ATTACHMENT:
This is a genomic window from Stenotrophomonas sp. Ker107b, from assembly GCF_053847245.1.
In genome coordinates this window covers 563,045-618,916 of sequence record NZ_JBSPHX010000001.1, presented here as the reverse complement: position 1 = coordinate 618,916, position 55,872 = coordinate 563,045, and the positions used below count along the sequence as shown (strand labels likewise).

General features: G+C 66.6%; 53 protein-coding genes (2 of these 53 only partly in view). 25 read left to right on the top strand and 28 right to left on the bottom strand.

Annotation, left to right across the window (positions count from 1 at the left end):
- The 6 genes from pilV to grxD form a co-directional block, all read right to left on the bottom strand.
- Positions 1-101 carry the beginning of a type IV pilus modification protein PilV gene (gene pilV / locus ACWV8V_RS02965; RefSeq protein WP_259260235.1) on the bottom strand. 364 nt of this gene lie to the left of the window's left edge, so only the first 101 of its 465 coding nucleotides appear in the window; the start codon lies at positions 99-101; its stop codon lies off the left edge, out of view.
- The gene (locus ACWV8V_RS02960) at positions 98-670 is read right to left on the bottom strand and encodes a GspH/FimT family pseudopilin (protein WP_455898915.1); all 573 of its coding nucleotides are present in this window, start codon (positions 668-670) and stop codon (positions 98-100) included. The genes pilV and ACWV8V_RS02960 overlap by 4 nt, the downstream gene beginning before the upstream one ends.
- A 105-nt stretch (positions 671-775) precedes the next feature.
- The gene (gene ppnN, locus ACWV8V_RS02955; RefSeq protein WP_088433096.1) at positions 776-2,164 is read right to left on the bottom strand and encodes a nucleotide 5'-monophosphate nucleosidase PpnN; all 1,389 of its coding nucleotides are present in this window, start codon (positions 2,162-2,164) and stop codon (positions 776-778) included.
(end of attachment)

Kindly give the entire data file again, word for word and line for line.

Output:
This is a genomic window from Stenotrophomonas sp. Ker107b, from assembly GCF_053847245.1.
In genome coordinates this window covers 563,045-618,916 of sequence record NZ_JBSPHX010000001.1, presented here as the reverse complement: position 1 = coordinate 618,916, position 55,872 = coordinate 563,045, and the positions used below count along the sequence as shown (strand labels likewise).

General features: G+C 66.6%; 53 protein-coding genes (2 of these 53 only partly in view). 25 read left to right on the top strand and 28 right to left on the bottom strand.

Annotation, left to right across the window (positions count from 1 at the left end):
- The 6 genes from pilV to grxD form a co-directional block, all read right to left on the bottom strand.
- Positions 1-101 carry the beginning of a type IV pilus modification protein PilV gene (gene pilV / locus ACWV8V_RS02965; RefSeq protein WP_259260235.1) on the bottom strand. 364 nt of this gene lie to the left of the window's left edge, so only the first 101 of its 465 coding nucleotides appear in the window; the start codon lies at positions 99-101; its stop codon lies off the left edge, out of view.
- The gene (locus ACWV8V_RS02960) at positions 98-670 is read right to left on the bottom strand and encodes a GspH/FimT family pseudopilin (protein WP_455898915.1); all 573 of its coding nucleotides are present in this window, start codon (positions 668-670) and stop codon (positions 98-100) included. The genes pilV and ACWV8V_RS02960 overlap by 4 nt, the downstream gene beginning before the upstream one ends.
- A 105-nt stretch (positions 671-775) precedes the next feature.
- The gene (gene ppnN, locus ACWV8V_RS02955; RefSeq protein WP_088433096.1) at positions 776-2,164 is read right to left on the bottom strand and encodes a nucleotide 5'-monophosphate nucleosidase PpnN; all 1,389 of its coding nucleotides are present in this window, start codon (positions 2,162-2,164) and stop codon (positions 776-778) included.